Sent by Tommi Stephenson | 11:03 AM | 8-27-2008

There is as always a fine line with this subject. Art imitating life or life influencing art. As an Asian I was equally offended when Chinese women were cast in roles for 'Memoirs of a Geisha' as if all Asians look alike?

I think its important to bring these topics up not just for African Americans but all Asians. I thought there was a statistic that 1 in 4 doctors in the US is of Asian decent, but watching television you wouldn't see that.

On the flip side one role I think you did miss was Terence Howard as Tony Starks close friend Rhodey Jones. Although not a major role in this movie if they stick to the comics he should play a role as War Machine in the next as well as continue being Iron Man's moral compass.

Thanks for the commentary.

Sent by Brian Moe | 11:10 AM | 8-27-2008

What about Morgan Freeman in the Dark Knight? He runs the company for Bruce Wayne and he is a brilliant scientist that can create any odd, illusive need that Bruce Wayne requires. Did you forget him, John?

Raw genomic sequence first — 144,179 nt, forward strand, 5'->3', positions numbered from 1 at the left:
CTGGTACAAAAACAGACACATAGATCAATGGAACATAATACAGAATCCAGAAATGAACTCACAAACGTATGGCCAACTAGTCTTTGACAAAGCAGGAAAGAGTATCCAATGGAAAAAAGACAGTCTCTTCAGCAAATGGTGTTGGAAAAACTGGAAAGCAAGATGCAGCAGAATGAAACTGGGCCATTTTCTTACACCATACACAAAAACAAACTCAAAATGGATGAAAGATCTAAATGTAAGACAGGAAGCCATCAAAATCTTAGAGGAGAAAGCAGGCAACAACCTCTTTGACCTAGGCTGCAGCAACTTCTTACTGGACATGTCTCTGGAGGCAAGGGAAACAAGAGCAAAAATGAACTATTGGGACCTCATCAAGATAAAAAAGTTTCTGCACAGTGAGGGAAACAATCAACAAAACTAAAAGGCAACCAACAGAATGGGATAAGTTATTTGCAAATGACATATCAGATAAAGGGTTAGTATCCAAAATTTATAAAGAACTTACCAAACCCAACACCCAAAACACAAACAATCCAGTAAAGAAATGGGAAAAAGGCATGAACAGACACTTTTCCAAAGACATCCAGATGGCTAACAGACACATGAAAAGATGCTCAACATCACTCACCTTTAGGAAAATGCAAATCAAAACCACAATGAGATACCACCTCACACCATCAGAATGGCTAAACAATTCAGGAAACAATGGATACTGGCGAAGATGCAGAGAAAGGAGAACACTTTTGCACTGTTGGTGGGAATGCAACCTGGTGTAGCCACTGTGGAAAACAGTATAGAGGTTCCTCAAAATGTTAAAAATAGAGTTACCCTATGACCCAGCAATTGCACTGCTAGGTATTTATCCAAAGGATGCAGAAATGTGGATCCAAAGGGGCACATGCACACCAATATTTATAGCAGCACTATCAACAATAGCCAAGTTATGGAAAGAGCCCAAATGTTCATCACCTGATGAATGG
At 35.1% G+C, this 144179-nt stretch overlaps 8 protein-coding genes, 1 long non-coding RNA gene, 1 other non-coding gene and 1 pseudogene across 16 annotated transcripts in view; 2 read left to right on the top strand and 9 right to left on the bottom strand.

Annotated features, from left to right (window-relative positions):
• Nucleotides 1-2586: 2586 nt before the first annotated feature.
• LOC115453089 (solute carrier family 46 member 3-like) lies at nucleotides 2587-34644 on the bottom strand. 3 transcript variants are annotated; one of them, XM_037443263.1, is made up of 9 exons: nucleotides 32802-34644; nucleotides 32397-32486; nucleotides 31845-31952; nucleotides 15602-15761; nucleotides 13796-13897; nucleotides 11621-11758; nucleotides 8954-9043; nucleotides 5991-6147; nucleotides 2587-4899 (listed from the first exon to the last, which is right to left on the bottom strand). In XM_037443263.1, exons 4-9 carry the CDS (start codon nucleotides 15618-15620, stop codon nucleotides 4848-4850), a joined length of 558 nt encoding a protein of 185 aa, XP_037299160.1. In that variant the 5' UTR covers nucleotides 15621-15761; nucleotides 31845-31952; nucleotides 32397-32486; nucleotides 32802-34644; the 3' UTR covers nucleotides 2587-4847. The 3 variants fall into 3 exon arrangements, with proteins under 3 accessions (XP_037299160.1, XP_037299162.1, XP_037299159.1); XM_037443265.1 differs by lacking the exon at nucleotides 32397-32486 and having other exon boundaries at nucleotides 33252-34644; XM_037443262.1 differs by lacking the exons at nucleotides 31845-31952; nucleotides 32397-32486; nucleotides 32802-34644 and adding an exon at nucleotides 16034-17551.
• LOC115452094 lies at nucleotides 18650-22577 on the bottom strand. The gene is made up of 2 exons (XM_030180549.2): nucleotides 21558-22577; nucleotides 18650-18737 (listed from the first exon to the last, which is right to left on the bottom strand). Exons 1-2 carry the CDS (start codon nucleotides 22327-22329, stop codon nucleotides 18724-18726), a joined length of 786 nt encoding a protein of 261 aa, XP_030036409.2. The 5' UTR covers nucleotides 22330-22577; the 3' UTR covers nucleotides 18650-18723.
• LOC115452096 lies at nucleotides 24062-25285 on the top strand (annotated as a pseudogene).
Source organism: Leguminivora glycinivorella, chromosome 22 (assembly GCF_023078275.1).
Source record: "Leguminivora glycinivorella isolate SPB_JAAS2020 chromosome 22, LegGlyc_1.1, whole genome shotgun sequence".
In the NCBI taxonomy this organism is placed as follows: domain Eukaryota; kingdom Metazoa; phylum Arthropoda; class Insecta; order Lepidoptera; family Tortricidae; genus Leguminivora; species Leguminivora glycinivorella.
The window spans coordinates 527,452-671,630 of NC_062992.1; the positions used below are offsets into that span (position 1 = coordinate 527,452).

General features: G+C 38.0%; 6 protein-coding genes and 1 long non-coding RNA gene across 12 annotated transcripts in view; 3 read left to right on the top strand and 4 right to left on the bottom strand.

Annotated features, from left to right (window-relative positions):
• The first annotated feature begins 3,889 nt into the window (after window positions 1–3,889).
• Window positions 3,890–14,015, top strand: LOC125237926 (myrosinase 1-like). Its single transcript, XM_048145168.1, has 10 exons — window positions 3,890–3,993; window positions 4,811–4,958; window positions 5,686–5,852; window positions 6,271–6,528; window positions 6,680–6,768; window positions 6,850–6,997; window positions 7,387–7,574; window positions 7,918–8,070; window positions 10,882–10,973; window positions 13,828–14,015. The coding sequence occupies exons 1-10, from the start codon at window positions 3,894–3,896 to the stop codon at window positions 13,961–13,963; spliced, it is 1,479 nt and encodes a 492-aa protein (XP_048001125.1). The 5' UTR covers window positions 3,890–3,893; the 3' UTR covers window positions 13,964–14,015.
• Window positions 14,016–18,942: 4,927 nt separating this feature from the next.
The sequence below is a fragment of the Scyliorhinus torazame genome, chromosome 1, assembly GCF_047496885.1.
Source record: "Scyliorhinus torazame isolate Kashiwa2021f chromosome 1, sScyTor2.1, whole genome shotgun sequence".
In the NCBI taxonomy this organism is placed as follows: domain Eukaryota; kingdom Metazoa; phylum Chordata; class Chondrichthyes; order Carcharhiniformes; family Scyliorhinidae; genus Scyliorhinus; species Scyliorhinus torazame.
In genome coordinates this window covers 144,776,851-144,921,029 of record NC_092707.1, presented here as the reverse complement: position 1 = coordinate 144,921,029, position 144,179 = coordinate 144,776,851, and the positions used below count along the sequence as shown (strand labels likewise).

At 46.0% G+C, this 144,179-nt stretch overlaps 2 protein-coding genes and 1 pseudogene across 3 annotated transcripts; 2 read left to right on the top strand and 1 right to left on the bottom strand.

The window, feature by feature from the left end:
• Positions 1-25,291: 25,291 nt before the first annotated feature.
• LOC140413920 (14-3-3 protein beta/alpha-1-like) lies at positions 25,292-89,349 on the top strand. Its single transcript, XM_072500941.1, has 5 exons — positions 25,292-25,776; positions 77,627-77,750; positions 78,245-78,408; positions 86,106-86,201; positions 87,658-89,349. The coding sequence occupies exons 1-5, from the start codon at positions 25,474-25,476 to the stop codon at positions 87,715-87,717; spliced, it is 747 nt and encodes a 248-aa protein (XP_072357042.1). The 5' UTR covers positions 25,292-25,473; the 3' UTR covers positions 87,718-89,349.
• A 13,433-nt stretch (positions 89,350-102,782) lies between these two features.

Sent by M Mills | 11:21 AM | 8-27-2008

there is so little about "Hollywood" that is actually art, that I would certainly prefer to never be associated with it.

Sent by kyle meyers | 11:30 AM | 8-27-2008

Unbelievable that you're offended by the fact that Hollywood didn't have as many "actors of color" as you would prefer this summer. Get over the fact that people of color are the minority in America and Hollywood. Perhaps Hollywood needs more decent actors of color. Put down your keyboard and start acting. With any luck I'll enjoy your movies more than your commentary.

Sent by Daniel Underwood | 11:44 AM | 8-27-2008

Interesting piece. Most Hollywood movies are terrible, though.
What got my goat this year was the NAACP Image Awards ignoring the Wire. That is a travesty.
Another issue about poor representations of black people is the minstrel show of rap videos.

Sent by Sean K | 11:51 AM | 8-27-2008

"Tropic Thunder. Sorry, but that one passes the funny test..."

Unless you care about mentally retarded folks.

Sent by Carson Park Ranger | 11:51 AM | 8-27-2008

hahahaaaaaaa I see some of the angry people here do not get it. They think everything is AOK alright! I guess you must be a social worker or so-called ethnic person to get it. Does anyone realize the affect images have on children? LOL!

Sent by Sleepless G | 11:58 AM | 8-27-2008